Fraud case will continue against asbestos firm

John O'Brien May 8, 2012, 7:45am

Robert Peirce

WHEELING, W.Va. (Legal Newsline) - The third amended complaint in CSX Transportation's long-running racketeering case against a Pittsburgh asbestos firm has survived a motion to dismiss.

Thursday, U.S. District Judge Frederick Stamp denied the motion to dismiss filed by the firm Peirce, Raimond & Coulter, which is being accused by CSX of teaming with radiologist Ray Harron to fabricate asbestos claims against the company. CSX filed its first complaint in the case seven years ago.

The Peirce firm made five arguments in support of dismissal of the lawsuit. It said CSX failed to properly state any racketeering claims.

"With regard to relatedness, this court's analysis hinges upon whether the predicate acts are defined as only the 11 fraudulent asbestosis claims or whether the mass suits themselves are considered predicate acts," Stamp wrote.

"As both parties acknowledge, the 11 fraudulent claims represent a small percentage of the total number of claims included within the mass lawsuits discussed in the third amended complaint. The lawyer defendants argue that this isolated conduct, a mere 0.2 percent of the asbestosis claims filed by the Peirce firm against CSXT, does not create a pattern of racketeering activity.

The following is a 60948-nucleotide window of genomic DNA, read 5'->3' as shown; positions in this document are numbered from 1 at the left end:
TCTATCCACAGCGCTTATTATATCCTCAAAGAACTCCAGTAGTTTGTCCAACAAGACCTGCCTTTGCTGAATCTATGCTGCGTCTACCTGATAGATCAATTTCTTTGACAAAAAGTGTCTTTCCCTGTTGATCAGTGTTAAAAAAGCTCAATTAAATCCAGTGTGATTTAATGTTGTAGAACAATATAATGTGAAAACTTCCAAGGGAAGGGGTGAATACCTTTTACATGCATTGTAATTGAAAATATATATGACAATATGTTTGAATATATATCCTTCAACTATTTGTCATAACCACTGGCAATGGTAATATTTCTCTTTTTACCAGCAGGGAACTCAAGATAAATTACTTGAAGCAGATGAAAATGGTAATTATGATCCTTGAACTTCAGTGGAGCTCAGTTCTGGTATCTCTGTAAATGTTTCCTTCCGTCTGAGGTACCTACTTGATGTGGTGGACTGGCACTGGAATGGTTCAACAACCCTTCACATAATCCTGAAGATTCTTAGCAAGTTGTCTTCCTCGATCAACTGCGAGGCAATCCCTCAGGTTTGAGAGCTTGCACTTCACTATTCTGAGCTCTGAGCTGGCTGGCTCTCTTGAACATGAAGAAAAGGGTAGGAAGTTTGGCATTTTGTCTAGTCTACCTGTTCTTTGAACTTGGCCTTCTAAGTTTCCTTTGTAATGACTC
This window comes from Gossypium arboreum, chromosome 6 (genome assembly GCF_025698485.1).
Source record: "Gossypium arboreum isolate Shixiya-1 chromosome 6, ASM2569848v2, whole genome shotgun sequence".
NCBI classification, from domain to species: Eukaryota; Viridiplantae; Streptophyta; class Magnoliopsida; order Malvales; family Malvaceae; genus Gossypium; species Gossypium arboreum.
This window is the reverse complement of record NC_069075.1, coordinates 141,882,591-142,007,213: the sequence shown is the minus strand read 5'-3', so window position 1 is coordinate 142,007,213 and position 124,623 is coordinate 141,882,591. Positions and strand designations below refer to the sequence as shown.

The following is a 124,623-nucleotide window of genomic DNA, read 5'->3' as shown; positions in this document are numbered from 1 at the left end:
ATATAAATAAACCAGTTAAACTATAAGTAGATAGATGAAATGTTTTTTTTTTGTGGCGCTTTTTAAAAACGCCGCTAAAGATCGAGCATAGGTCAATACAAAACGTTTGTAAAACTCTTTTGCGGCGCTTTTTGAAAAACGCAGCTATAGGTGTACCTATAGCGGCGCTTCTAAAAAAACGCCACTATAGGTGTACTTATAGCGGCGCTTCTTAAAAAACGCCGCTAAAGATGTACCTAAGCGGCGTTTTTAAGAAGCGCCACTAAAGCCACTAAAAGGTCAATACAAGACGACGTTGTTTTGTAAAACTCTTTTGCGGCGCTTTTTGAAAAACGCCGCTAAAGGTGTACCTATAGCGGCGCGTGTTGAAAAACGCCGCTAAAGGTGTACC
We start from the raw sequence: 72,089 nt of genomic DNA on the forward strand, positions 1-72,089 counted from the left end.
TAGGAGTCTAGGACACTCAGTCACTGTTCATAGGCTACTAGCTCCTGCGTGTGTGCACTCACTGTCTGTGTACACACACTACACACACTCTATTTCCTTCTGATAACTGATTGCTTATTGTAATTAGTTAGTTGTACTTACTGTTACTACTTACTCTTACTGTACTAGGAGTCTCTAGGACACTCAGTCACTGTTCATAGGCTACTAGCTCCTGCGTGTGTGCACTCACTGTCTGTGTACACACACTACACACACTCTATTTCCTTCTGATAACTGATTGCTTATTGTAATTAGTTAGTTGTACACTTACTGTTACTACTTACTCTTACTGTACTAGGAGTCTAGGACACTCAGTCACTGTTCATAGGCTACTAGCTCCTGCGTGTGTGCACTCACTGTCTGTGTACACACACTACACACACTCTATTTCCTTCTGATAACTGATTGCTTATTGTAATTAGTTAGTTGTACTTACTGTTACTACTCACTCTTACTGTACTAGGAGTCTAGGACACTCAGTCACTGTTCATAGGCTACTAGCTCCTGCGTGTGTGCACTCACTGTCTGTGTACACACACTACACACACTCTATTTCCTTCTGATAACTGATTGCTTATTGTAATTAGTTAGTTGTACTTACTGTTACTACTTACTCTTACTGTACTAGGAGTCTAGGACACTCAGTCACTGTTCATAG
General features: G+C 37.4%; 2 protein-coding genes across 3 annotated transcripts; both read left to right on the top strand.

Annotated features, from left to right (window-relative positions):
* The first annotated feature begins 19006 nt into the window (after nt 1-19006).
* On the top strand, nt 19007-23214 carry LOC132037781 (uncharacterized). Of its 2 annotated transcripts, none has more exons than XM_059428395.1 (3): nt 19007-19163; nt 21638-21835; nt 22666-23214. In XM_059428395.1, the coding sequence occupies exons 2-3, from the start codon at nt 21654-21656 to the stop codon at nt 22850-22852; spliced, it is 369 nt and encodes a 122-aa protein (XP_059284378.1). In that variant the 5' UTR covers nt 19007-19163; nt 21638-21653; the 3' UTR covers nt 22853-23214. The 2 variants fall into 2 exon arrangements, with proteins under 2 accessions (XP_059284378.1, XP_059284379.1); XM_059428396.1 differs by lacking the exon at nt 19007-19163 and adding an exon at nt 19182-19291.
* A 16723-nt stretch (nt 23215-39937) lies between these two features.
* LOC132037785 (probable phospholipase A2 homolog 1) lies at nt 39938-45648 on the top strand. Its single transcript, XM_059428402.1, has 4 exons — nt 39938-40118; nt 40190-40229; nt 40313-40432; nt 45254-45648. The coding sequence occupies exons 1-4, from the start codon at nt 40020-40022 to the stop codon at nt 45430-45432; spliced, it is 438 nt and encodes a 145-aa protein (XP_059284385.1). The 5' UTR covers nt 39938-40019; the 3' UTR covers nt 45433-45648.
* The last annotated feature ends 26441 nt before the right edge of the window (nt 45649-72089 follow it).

"But this court finds that the predicate acts alleged in the third amended complaint arguably encompass more than just the 11 fraudulent claims."

CSX is accusing the firm of filing a massive amount of lawsuits in overburdened courts to prevent the company from any meaningful discovery, which concealed fraudulent claims and leveraged higher settlements.

Stamp granted summary judgment to the defendants in 2009, finding a statute of limitations had run out.

In late 2010, judges of the U.S. Court of Appeals for the Fourth Circuit in Richmond remanded the case to Stamp with instructions to let CSX amend the complaint.

CSX amended the complaint in 2011. The Peirce firm filed counterclaims, which have also survived a motion to dismiss.

In 2005, federal court judge Janis Graham Jack made national headlines when she uncovered duplicate and fraudulent silica diagnoses in her Texas courtroom. Many of those diagnoses were made by Harron and were made on plaintiffs who had already brought asbestos claims.

In Jack's opinion dismissing the claims, she said "These diagnoses were driven by neither health nor justice - they were manufactured for money."

Following Harron's admission that he did not even make the diagnoses of the patients whose x-rays he read, Jack noted that most of "these diagnoses are more the creation of lawyers than doctors."

From Legal Newsline: Reach John O'Brien by e-mail at

More News